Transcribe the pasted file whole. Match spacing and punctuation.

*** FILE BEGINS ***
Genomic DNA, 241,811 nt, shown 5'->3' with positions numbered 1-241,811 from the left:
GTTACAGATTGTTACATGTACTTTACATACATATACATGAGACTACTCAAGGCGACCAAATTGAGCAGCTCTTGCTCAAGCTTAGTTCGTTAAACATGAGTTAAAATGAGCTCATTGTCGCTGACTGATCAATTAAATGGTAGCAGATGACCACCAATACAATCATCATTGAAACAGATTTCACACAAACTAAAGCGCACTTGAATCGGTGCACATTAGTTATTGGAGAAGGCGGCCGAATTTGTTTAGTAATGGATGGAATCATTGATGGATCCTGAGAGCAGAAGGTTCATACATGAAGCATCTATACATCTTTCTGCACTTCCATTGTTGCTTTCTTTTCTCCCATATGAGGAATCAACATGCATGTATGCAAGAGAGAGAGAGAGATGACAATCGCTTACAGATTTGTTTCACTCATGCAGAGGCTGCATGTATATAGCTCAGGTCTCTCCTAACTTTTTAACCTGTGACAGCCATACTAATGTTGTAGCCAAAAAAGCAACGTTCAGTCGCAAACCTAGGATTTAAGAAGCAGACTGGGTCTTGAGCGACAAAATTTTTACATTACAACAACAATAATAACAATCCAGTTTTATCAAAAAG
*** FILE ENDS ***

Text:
Genomic DNA, 241,811 nt, shown 5'->3' with positions numbered 1-241,811 from the left:
GTTACAGATTGTTACATGTACTTTACATACATATACATGAGACTACTCAAGGCGACCAAATTGAGCAGCTCTTGCTCAAGCTTAGTTCGTTAAACATGAGTTAAAATGAGCTCATTGTCGCTGACTGATCAATTAAATGGTAGCAGATGACCACCAATACAATCATCATTGAAACAGATTTCACACAAACTAAAGCGCACTTGAATCGGTGCACATTAGTTATTGGAGAAGGCGGCCGAATTTGTTTAGTAATGGATGGAATCATTGATGGATCCTGAGAGCAGAAGGTTCATACATGAAGCATCTATACATCTTTCTGCACTTCCATTGTTGCTTTCTTTTCTCCCATATGAGGAATCAACATGCATGTATGCAAGAGAGAGAGAGAGATGACAATCGCTTACAGATTTGTTTCACTCATGCAGAGGCTGCATGTATATAGCTCAGGTCTCTCCTAACTTTTTAACCTGTGACAGCCATACTAATGTTGTAGCCAAAAAAGCAACGTTCAGTCGCAAACCTAGGATTTAAGAAGCAGACTGGGTCTTGAGCGACAAAATTTTTACATTACAACAACAATAATAACAATCCAGTTTTATCAAAAAG